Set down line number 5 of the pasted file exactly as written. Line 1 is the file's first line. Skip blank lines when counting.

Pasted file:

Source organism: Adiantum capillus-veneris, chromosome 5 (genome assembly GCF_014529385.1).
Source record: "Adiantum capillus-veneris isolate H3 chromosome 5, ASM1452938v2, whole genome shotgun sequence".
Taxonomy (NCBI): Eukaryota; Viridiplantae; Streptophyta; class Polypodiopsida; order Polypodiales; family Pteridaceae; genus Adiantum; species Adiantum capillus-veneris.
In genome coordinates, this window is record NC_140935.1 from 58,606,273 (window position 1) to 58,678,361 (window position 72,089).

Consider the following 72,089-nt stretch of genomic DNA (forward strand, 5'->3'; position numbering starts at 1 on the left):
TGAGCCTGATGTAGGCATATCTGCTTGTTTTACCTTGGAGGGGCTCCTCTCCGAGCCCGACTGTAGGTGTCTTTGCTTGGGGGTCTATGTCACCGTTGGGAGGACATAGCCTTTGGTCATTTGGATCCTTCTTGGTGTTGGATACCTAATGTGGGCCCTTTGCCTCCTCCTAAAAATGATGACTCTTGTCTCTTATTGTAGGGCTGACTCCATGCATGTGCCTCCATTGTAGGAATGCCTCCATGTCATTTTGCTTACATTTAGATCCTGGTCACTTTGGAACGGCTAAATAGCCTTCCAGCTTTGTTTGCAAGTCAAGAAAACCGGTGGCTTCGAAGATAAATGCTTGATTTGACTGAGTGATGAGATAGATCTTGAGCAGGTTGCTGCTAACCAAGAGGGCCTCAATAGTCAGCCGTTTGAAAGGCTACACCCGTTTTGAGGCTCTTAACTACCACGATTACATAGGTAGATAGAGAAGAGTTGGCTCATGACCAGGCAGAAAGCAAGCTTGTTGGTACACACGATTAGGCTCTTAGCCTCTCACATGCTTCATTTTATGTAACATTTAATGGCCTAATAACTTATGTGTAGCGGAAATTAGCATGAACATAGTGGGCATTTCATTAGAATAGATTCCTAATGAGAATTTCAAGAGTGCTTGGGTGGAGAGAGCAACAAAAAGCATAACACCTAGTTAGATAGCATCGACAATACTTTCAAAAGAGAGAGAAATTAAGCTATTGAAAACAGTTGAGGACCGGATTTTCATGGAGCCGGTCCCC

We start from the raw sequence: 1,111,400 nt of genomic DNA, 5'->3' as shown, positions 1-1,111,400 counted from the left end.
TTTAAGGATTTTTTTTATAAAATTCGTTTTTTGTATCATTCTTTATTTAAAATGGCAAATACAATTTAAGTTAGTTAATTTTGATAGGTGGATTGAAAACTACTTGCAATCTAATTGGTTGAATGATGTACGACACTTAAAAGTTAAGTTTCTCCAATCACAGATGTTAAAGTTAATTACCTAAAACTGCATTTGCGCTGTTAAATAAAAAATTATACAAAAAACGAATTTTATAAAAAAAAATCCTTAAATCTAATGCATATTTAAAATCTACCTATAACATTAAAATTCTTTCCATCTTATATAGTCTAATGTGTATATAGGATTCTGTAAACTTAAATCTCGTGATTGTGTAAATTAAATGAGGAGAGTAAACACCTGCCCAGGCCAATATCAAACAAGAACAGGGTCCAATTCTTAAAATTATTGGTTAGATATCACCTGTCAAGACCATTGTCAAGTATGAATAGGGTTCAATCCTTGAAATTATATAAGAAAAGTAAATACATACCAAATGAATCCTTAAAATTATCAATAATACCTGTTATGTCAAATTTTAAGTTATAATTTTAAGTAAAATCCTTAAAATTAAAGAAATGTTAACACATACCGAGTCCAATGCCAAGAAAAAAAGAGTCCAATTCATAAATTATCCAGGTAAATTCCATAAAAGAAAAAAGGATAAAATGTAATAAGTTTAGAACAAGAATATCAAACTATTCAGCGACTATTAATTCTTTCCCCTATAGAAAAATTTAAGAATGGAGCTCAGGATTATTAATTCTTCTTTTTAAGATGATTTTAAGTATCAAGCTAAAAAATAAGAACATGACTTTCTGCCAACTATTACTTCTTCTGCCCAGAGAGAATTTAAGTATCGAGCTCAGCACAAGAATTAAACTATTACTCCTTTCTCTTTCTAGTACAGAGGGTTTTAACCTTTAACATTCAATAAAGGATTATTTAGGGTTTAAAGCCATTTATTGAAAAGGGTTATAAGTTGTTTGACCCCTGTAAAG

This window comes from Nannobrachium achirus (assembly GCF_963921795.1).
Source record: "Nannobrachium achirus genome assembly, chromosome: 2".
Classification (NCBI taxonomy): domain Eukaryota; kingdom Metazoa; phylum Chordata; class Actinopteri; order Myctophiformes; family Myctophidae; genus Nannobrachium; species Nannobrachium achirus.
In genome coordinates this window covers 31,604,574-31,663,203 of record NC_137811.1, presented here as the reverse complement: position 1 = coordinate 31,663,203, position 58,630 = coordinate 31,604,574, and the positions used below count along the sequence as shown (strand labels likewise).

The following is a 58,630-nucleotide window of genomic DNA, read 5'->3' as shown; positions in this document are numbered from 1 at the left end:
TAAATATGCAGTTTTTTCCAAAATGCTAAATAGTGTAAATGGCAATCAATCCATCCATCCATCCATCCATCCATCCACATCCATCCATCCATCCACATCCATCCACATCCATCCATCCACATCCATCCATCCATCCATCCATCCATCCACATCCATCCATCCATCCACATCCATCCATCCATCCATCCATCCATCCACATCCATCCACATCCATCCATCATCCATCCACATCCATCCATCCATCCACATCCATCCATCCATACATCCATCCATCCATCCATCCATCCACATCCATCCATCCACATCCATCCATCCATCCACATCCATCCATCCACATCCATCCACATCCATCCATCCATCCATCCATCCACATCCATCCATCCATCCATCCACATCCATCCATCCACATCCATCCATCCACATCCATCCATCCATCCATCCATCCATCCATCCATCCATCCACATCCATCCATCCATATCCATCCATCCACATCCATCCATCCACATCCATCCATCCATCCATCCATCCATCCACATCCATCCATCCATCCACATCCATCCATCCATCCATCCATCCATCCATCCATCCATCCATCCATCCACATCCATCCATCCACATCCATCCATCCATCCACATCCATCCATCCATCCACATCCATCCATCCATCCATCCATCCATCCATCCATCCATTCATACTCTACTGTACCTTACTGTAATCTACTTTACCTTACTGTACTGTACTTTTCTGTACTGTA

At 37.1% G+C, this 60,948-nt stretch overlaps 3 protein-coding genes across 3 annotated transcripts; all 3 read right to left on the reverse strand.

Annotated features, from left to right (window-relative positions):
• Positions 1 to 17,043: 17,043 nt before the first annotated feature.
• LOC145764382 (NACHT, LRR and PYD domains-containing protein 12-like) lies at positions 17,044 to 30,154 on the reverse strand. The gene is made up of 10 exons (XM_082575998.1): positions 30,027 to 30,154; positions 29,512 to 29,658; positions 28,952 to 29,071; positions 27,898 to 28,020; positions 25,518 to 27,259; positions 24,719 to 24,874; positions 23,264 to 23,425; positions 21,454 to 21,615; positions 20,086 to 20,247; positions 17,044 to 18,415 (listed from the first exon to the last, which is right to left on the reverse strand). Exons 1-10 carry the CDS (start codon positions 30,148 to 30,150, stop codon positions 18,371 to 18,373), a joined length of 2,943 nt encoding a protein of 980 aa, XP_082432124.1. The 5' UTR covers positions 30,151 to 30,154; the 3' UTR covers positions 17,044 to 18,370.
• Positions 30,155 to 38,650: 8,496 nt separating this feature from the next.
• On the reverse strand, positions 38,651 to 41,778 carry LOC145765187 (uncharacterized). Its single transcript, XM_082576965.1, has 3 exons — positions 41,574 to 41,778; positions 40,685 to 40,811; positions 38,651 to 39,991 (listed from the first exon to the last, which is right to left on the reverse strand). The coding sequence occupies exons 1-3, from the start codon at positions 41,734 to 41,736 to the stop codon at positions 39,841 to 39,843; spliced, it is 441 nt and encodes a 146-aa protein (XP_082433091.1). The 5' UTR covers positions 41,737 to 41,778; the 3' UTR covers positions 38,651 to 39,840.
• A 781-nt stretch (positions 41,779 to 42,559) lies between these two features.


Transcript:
Consider the following 72,089-nt stretch of genomic DNA (forward strand, 5'->3'; position numbering starts at 1 on the left):